Enhancing Your Online Teaching

By Steffen Parker on October 06, 2021 hst Print

Zoom. Microsoft Teams. Skype. Google Meet. Facetime. Web- Ex. GoToMeeting. Terms we never heard of a year ago are now a part of our daily conversations – in-person and otherwise. Conferencing software and online platforms have allowed business, education and personal connections to continue through the challenges of the pandemic.

Most people have become fairly adept at attending meetings, setting up connections, communicating with others through microphones, built-in cameras and computer screens, and dressing for comfort and company. None of those adequately replace in-person meetings, one-on-one conversations and lessons to be learned, but most have struggled through and made it work. Education has been the most affected by this transition and has had the most to lose.

Teaching styles vary from school to school, curriculum to curriculum, even classroom to classroom. All teachers consider their roles in their students’ lives in a different manner, bringing their own philosophy, sharing it through an approach honed by years of experience. Every teacher has had to change how they teach in response to the challenges and opportunities the pandemic has created in education. And the online or hybrid versions of teaching most common now have generated some new tools and new uses for others.

Regardless of which online platform being used, there is likely either a feature within the program or an app that works with it to provide these types of enhancements. The ones mentioned here are primarily connected to Zoom, being the most popular program used for this purpose in education. A simple Google search will find the appropriate one for the others.

  • Whiteboard: The ability to mark a virtual version of your classroom chalkboard/whiteboard; can be a screen-share option and use of the mouse, an extension that uses an external device (such as a tablet or iPad), or one that is a stand-alone connection. Allows more spontaneous responses to students to help clarify or further explain material. Some versions can be shared with the participants so others can add their own information.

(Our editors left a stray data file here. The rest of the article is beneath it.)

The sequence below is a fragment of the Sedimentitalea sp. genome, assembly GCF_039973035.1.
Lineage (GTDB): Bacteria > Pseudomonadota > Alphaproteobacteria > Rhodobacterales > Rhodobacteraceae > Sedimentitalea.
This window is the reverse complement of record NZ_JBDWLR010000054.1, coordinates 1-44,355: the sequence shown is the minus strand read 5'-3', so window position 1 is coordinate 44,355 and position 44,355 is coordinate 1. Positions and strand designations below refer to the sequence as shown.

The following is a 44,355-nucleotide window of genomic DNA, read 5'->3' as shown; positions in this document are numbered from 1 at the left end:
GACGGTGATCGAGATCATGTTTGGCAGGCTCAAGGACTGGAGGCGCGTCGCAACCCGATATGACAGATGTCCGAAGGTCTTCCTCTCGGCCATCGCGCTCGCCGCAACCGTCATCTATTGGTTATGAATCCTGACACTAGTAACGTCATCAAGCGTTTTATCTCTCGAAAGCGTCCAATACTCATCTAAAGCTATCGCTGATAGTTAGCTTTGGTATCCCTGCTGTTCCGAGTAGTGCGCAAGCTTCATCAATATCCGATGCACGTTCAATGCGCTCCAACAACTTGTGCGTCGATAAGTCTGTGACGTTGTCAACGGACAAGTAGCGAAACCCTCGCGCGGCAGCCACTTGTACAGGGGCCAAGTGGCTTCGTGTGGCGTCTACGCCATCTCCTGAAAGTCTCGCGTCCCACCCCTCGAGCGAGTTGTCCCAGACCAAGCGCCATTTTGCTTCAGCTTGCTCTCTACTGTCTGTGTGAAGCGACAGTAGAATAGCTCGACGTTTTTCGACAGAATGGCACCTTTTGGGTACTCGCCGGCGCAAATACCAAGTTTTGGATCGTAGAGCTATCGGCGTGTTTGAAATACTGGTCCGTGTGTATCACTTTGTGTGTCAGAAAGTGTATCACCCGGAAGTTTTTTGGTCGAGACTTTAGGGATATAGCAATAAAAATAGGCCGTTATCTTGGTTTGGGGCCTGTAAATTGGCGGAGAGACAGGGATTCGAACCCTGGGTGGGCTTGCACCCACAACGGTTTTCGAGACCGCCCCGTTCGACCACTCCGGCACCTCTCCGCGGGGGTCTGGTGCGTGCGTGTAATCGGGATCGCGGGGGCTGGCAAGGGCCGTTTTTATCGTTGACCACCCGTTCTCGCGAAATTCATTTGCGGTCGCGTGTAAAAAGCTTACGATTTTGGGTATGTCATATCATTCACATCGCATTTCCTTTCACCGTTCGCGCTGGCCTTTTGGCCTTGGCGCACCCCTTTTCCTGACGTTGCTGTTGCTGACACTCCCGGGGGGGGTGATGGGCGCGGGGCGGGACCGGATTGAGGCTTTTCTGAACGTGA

• Polling: Posting a question, survey or series of questions to those connected to your session; can be conducted anonymously if desired with the results available to view and share, or download after the meeting. This is a great way to solicit responses, engage students who are not following along well, and to evaluate how well the lesson material is being retained.
  • Recording: Having the session recorded as an MP4; creating and saving a video of the session (good use for a shared folder on Google Drive or something similar) allows students who were not able to attend to catch up or students who need to review that opportunity. This is often a part of the platform, but there are third-party apps that will do this as well.
  • Annotation: Being able to mark on a shared document. Mostly used to help bring attention to a specific portion of a document, this tool will allow you to draw, highlight and connect sections being displayed.
  • Video Overlay: Having your video source on the screen with the camera image; don’t lose that personal connection when you share a video, but keep both on the screen for students to view. Be a part of the video by enhancing what is being shared with props, gestures, whiteboard, etc.
  • Breakout Rooms: The ability to separate the participants into smaller groups; just because they are miles apart does not mean that your students cannot collaborate in small groups. Use this feature to encourage discussion and keep students connected. Small group reports can then be brought back to the entire group and shared in multiple ways.

In the rush to get online last March, schools provided little or no training in how to use these types of enhancements to provide better educational opportunities for students through online platforms. And a year in as we continue to need this type of technological support, making those sessions more productive, more collaborative, more informative and more fun becomes essential.

Zoom, Skype, Microsoft Teams, Google Meet – they all either have these features or there is a third-party app that provides it. And there are many more, especially ones that connect the session to other resources (YouTube, Wikipedia, Google Drive, OneDrive) to expand the possibilities. Online learning will not end with the pandemic and the better we use the tools available, the better the learning.